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Metro launches local buying program in Ontario

Pilot project will eventually roll out across entire province

Metro is launching a local purchasing program in Ontario that is similar to the one it's run with suppliers in Quebec since 2013.

The program will involve buying fresh food and grocery products from small regional suppliers who would not normally gain a presence and visibility in large Metro and Food Basics grocery stores.

“When we first launched it in Quebec three years ago, it was our objective from the start to have a local program in Ontario as well,” Marie-Claude Bacon, senior director of corporate affairs at Metro in Montreal, said.

“Our customers are looking more and more for local products,” making a program that supports local suppliers in the communities in which the grocer operates ideal, Bacon said. The program also helps differentiate Metro from its competitors, she added.

Metro will partner with Foodland Ontario and associations that work to highlight specific categories of food to help promote Ontario products. Metro said it will use the Foodland Ontario logo to make it easier to identify products on the shelves and in weekly flyers.

The program kicks off this fall with a pilot project in a yet-to-be-named region of Ontario. It will eventually roll out across the entire province. Quebec’s program also started with pilots in several regions.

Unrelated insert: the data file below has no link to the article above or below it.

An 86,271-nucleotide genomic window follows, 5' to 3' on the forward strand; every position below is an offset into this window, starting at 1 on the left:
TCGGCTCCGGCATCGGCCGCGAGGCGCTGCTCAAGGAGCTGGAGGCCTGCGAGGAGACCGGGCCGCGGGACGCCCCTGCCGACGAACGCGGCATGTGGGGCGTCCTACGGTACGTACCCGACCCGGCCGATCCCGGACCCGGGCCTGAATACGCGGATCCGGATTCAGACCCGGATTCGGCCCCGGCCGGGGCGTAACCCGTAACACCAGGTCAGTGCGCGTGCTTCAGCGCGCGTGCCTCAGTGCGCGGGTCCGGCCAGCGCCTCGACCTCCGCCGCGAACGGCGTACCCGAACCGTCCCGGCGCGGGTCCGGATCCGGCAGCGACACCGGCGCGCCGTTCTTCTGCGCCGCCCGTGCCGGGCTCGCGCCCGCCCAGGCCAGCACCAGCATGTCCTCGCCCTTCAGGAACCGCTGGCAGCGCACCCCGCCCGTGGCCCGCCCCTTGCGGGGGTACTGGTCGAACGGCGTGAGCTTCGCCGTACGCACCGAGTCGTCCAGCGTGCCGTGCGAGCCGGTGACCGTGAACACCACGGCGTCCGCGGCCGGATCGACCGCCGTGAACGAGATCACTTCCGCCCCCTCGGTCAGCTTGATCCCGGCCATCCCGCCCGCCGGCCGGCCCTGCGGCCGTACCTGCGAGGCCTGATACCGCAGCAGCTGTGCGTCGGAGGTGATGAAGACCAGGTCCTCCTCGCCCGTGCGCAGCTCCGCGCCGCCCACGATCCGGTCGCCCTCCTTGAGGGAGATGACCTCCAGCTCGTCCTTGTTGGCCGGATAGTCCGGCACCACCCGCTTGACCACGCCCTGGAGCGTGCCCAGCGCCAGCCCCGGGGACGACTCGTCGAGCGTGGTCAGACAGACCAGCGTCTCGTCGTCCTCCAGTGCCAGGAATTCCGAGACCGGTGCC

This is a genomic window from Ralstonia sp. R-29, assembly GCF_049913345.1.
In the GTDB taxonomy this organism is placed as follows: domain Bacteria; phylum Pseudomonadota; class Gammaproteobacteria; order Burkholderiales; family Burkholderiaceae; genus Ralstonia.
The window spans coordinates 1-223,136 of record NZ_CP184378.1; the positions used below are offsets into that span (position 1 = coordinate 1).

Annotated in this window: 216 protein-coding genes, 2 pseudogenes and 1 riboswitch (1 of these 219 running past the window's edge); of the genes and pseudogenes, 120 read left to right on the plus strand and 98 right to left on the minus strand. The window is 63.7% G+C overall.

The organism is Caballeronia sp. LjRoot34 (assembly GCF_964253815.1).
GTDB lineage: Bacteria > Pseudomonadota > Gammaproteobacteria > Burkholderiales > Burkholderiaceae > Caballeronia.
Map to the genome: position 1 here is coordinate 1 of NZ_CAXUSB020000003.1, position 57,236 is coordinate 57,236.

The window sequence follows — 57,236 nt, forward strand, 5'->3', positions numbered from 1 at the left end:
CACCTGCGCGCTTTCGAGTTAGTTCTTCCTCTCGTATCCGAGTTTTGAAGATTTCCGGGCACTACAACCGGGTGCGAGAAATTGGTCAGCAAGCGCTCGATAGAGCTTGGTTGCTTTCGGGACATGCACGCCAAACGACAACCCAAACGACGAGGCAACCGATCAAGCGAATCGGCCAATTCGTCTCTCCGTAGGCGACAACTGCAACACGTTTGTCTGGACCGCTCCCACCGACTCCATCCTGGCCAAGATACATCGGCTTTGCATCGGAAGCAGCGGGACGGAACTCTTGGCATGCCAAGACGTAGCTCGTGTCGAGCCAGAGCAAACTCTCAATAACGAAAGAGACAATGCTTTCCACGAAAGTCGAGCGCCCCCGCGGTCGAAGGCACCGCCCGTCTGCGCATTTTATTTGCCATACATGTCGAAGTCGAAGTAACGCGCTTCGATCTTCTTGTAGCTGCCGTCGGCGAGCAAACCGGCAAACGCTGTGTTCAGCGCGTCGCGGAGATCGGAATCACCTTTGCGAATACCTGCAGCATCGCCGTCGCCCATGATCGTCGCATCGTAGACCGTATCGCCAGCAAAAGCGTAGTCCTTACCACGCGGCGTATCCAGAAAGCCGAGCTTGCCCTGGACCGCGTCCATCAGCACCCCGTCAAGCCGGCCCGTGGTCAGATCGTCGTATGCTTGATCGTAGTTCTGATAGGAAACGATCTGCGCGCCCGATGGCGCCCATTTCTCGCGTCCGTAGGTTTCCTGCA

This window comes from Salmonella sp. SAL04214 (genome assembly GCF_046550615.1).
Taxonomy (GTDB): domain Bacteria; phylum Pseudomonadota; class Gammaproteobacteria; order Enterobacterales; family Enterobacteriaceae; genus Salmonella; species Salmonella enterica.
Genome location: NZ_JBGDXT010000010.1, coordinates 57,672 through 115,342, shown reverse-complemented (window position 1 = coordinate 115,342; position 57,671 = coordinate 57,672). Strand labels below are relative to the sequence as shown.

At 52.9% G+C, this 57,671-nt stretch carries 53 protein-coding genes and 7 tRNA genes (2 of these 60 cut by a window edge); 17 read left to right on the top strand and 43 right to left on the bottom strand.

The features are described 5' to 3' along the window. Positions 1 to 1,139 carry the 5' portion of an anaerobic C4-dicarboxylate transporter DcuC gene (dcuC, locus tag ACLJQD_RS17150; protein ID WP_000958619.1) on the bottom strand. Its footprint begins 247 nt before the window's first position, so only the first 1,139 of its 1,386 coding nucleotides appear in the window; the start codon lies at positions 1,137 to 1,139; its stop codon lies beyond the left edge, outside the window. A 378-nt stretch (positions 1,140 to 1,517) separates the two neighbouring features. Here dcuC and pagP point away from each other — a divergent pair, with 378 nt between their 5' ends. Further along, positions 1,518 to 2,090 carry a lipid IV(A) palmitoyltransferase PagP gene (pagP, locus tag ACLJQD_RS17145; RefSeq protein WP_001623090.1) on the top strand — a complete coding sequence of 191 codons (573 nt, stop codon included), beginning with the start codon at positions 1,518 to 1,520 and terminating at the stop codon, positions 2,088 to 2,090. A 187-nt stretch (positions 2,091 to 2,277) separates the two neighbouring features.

Pictured L to R: Paul Bravi, Food Basics senior VP; Jeff Leal, Ontario Minister of Agriculture, Food and Rural Affairs; Joe Fusco, Senior VP of Metro

Pictured L to R: Paul Bravi, senior vice-president of Food Basics; Jeff Leal, Ontario's minister of agriculture; Joe Fusco, senior vice-president of Metro

Bacon said one of the differences Metro has found between the Ontario and Quebec is that Quebec has a network of regional organizations—the tables de concertation agroalimentaire du Québec—that support local agri-food industries with which the grocer can work.  “In Ontario, these organizations don’t exist so we’ll have to collaborate with the Ministry of Agriculture’s business development sector.”

Since its launch in Quebec, Metro's local buying program has been implemented in eight out of 12 regions in the province. More than 827 new products from 133 suppliers have reached the shelves of Metro and Super C stores as a result.

“It’s going very well,” she says, noting that some suppliers are now seeing their wares sold in Metro and Super C stores in two, three or even more regions. “We’ve seen real results. It’s a program that has real impacts.”


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